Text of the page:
About Landmark Credit Union
LCU is a Wisconsin-based, not-for-profit financial cooperative owned by its customer/members instead of stockholders.
LCU has said that its decision to settle the case shouldn’t be construed as an admission of liability or wrongdoing and instead “believes that this settlement is in its best interest and in the best interests of all its members.” Jay Magulski, Landmark president and CEO, told the Milwaukee Journal Sentinel that LCU does not agree with the claims in the lawsuit, “but decided to pursue a settlement agreement to avoid a lengthy court case that would divert resources away from serving our members…This is consistent with our member-focused philosophy that guides every action we take, and we believe it is in the best interests of our members, associates and credit union.”
Landmark describes itself on its website as Wisconsin’s biggest credit union, with more than 274,000 members as of last May and $3.2 billion in assets.
Overdraft Fees Class Action Lawsuit
In her complaint (preliminary approval of class action settlement was granted) Behrens summarizes the settlement terms as follows:
CU will pay $950,000 into a settlement fund; (For approval purposes, the settlement amount totals $1,038,082, which represents 49.3 percent of the full value of the asserted claims. This amount also includes $88,082 in waived overdraft fees.)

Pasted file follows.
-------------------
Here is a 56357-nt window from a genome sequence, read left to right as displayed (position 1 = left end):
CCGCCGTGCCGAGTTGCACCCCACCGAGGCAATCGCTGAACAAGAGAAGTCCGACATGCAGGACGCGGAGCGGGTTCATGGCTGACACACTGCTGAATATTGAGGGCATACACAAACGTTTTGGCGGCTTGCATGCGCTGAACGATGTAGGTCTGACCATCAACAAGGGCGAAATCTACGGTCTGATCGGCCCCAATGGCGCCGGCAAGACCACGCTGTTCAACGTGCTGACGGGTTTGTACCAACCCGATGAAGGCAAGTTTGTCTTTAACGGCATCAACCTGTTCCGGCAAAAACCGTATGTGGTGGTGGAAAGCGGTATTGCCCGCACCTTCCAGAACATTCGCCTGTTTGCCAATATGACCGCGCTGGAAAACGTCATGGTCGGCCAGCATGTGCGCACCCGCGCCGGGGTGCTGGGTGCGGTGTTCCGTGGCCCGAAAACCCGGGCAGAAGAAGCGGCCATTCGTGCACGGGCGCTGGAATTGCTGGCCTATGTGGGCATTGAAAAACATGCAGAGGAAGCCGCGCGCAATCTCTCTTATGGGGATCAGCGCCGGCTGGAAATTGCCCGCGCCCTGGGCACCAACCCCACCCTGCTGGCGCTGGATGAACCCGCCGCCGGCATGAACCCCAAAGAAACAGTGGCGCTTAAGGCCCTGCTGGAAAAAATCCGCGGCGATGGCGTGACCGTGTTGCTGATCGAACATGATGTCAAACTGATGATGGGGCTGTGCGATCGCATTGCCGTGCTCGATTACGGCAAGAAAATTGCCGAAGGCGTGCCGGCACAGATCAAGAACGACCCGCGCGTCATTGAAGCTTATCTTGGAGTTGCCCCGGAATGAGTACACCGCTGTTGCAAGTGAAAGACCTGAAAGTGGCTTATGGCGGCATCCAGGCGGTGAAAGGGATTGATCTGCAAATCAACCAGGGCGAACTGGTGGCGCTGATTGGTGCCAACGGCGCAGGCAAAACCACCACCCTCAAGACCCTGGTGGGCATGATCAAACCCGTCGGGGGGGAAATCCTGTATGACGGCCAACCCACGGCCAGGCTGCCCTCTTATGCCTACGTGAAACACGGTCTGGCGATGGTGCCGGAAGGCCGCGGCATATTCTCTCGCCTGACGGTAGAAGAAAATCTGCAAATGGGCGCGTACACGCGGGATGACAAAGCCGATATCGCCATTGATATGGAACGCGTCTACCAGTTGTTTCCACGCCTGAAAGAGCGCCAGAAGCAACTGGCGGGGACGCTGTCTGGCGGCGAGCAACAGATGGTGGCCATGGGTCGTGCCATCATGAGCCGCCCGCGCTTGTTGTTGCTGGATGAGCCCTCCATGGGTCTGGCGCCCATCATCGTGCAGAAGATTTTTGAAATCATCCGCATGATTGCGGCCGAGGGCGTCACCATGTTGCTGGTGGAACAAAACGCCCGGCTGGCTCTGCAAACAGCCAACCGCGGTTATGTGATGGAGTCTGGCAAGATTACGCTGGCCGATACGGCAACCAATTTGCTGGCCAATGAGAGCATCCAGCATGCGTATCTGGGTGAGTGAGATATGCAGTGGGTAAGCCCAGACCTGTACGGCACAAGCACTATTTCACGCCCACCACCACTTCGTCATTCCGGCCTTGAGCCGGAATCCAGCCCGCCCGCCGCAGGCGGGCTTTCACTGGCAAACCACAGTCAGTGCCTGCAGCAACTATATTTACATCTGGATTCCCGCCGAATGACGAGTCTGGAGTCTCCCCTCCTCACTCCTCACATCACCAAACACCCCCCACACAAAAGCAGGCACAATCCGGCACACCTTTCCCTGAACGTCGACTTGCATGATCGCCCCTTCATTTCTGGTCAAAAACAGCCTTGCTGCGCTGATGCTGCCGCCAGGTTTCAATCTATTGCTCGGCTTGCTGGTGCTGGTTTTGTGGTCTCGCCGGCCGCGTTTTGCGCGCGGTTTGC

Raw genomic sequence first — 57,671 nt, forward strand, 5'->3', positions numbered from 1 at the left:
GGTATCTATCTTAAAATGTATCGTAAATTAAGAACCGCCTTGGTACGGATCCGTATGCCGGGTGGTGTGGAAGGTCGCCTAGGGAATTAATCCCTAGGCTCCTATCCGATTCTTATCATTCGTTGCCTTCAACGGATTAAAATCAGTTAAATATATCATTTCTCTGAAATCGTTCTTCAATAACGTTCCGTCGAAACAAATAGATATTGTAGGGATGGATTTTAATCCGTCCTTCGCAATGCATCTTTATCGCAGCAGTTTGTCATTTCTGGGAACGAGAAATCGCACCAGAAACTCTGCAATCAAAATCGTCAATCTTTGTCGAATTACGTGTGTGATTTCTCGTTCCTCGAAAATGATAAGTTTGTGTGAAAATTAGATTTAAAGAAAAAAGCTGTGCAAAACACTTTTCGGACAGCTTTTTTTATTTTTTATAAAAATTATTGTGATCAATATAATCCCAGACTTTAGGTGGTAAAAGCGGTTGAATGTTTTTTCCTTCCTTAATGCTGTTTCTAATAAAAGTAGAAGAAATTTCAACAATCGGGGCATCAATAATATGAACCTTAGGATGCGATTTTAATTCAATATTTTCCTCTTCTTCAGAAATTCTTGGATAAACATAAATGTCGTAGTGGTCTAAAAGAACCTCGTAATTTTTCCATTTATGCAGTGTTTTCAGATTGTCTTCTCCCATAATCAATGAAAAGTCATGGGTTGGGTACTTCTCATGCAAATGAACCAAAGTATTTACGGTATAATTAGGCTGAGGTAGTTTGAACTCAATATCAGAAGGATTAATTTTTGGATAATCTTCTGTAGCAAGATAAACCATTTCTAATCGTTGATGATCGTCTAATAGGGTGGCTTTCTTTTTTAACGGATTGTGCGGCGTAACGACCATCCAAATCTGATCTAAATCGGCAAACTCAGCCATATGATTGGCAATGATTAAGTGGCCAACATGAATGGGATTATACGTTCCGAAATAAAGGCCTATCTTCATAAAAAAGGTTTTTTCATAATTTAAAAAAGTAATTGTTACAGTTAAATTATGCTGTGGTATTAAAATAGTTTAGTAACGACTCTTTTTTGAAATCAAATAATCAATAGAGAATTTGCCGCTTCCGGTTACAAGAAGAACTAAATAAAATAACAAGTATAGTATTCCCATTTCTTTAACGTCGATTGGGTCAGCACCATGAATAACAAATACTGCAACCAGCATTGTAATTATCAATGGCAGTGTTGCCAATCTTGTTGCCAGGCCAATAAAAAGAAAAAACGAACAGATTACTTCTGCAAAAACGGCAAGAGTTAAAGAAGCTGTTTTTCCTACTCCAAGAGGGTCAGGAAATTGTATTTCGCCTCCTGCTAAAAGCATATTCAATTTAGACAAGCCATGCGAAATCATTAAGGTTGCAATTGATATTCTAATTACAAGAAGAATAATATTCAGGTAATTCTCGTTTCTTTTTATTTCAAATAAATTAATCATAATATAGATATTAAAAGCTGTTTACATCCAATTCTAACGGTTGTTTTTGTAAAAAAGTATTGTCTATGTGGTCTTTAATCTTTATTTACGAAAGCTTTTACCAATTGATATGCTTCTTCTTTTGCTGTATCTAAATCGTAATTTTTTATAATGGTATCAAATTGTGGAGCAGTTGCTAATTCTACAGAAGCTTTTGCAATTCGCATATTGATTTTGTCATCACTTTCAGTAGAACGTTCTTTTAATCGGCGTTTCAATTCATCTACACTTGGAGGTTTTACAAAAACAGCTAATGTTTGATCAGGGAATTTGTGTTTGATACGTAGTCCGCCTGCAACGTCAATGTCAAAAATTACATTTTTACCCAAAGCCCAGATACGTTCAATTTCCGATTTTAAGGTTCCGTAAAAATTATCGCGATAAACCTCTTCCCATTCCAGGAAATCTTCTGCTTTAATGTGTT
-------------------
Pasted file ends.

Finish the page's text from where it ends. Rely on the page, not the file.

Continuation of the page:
• LCU will change its overdraft assessment policy so that it charges overdraft fees using the available balance method. This will save class members an estimated $385,000 per year;
• LCU will waive $88,082 in assessed, but uncollected, overdraft fees;
• A claims administrator will administer the disbursement of the settlement fund in accordance with the process outlined in detail in the settlement agreement;
• No class member shall be eligible to recover more than the amount actually charged as an overdraft fee;
• A service payment of $10,000 may be requested by the Named Plaintiff, Danell Behrens;
• Any class member will be given an opportunity to opt out by mailing an exclusion letter by the Bar Date;
• Plaintiff’s counsel will petition the court for attorney’s fees and costs from the settlement fund.
According to Behrens lawsuit, the changes that LCU has agreed to make to its overdraft policy will save class members more than $1.1 million over the next three years. Adding those potential savings to the amount of the waived fees and settlement brings the settlement total close to $2.2 million, meaning that class members could see recovery of more than 100 percent of their damages estimate of about $2.1 million.
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The overdraft fees class action lawsuit is Behrens v. Landmark, et al, Case No. 3:17-cv-00101, in the U.S. District Court for the Western District of Wisconsin. Behrens also included in the LCU lawsuit a number of unknown defendants including “agents, partners, joint ventures, subsidiaries, and/or affiliates” of Landmark Credit Union.